We are 4 co-authors for a paper. The four of us contributed significantly to the article, though, since approximately 6 months, two of them do not reply to the emails. Thus, we are two remaining contributors for the last months. I still want the four of us to be co-authors and I am sure this is the four of us wish. However, I am worried about what affiliations and emails should I use for the two authors in the probable case where they don't reply anymore.

We already published recently the four of us together, so should I use the previous affiliations? What if they changed since then? I guess the affiliations and emails are not that important but is there a good practice for that, like "unknown affiliation" or "no email provided" in the case they won't reply when submitting?

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    Can you make an effort trying to find phone numbers and call them? Or maybe contact people who know them better to ask whether they're fine and how to contact them these days? Commented Apr 25 at 13:48
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    Why don't they answer anymore? Was there a falling out between the parties, or what?
    – Jon Custer
    Commented Apr 25 at 15:30
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    In a lot (most) of publications don't include an e-mail for every author. The e-mail for the corresponding author should be enough. On the other hand, there might be an issue if the consent of the non-answering authors to publish the article is not already documented.
    – Pere
    Commented Apr 25 at 19:21
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    @Pere On the other hand, a lot of journals routinely ask for the email addresses of all authors upon submission. This provides a way to check that all authors consent, obtain their ORCID identifiers, etc.
    – Anyon
    Commented Apr 26 at 13:21

2 Answers 2


I am afraid that you need the confirmation of all coauthors before submission. Submitting the paper with four coauthors and two of them not knowing of the submission is not an option.

However, if you can be sure that the two non-responding coauthors do read their emails you can send them the version you wish to submit and write

"We plan to submit this version to [some journal] on [some date in the not too near future]. If you have any objection, please let us know before [some date between now and the other date]."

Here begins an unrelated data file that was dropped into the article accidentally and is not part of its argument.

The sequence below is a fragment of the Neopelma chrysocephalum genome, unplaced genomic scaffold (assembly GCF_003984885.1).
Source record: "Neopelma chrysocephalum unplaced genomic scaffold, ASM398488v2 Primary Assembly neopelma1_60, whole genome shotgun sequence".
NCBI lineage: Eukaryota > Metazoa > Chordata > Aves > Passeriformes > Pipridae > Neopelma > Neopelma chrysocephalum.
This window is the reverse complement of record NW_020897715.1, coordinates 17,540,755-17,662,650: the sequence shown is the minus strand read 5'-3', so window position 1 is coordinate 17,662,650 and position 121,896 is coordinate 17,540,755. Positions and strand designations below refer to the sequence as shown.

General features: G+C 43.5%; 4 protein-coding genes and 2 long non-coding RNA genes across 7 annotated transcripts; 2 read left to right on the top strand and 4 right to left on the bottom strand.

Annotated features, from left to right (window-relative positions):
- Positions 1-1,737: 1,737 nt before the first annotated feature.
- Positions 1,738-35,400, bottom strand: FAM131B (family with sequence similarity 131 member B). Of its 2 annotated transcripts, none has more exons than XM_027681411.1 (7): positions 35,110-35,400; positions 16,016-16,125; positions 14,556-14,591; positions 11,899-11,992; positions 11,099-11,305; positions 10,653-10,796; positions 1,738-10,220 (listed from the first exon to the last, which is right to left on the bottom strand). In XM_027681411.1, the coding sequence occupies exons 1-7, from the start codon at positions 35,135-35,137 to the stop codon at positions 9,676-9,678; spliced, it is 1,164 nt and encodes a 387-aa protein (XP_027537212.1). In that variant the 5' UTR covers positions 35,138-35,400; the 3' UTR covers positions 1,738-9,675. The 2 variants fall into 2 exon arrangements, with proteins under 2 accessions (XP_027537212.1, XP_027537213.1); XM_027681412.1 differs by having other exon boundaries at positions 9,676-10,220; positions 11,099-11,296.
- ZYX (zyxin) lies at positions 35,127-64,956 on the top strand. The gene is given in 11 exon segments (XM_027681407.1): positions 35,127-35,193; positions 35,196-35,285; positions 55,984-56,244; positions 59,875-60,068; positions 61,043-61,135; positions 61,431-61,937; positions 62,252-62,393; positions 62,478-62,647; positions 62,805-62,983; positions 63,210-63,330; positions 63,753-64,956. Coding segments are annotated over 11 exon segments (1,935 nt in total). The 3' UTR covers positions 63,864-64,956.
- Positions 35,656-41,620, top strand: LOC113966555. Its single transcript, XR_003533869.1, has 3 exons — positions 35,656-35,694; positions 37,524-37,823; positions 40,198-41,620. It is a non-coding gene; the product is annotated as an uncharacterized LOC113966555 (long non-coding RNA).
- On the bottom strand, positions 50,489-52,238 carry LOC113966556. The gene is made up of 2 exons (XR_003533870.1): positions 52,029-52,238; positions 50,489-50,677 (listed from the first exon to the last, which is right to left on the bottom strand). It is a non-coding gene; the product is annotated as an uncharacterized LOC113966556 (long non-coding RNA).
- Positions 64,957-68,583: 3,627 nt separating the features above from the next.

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    This could also be one of the rare occasions where a "read receipt" on the email would be useful. Commented Apr 26 at 12:11
  • Does it mean that in the case where one or two of the coauthors don't read emails and there is no mean to contact him/them anymore, because he lives abroad, we should cancel the submission which is more than a year of work and, I believe, a well written work ready to be published?
    – JKHA
    Commented Apr 29 at 15:04
  • That would be indeed a tricky situation. But it also a situation which should be really rare. These days one can track down people by a lot of means and you should exhaust all ways that you can think of. If everything fails (email, phone, social media, indirect contact…), one may think about submitting in some way, but in this case the editor should be informed about the circumstances upon submission.
    – Dirk
    Commented Apr 29 at 15:57

I would go one step further and indicate that since you need their active approval to submit, you can indicate that "if we don't hear from you by [date] we will proceed to submit the paper without adding you as a co-author".

Somehow it seems less of an issue to publish an erratum later on and add one or both of them back on than to run the risk of having to retract a paper because you submitted it without all authors approving?

  • I would put "submitting a paper without crediting all authors" as a worse violation than "submitting a paper without approval of authors" in most cases. Adding authors is not a thing you plan to fix with an erratum unless there's truly a mistake; leaving out authors is certainly grounds for retraction as they have some ownership of the project and therefore the journal may not actually have copyright permission to publish it in the first place.
    – Bryan Krause
    Commented Apr 26 at 17:47
  • Interesting perspective. So I understand the down vote. I guess both options are imperfect.
    – BioBrains
    Commented Apr 27 at 10:38

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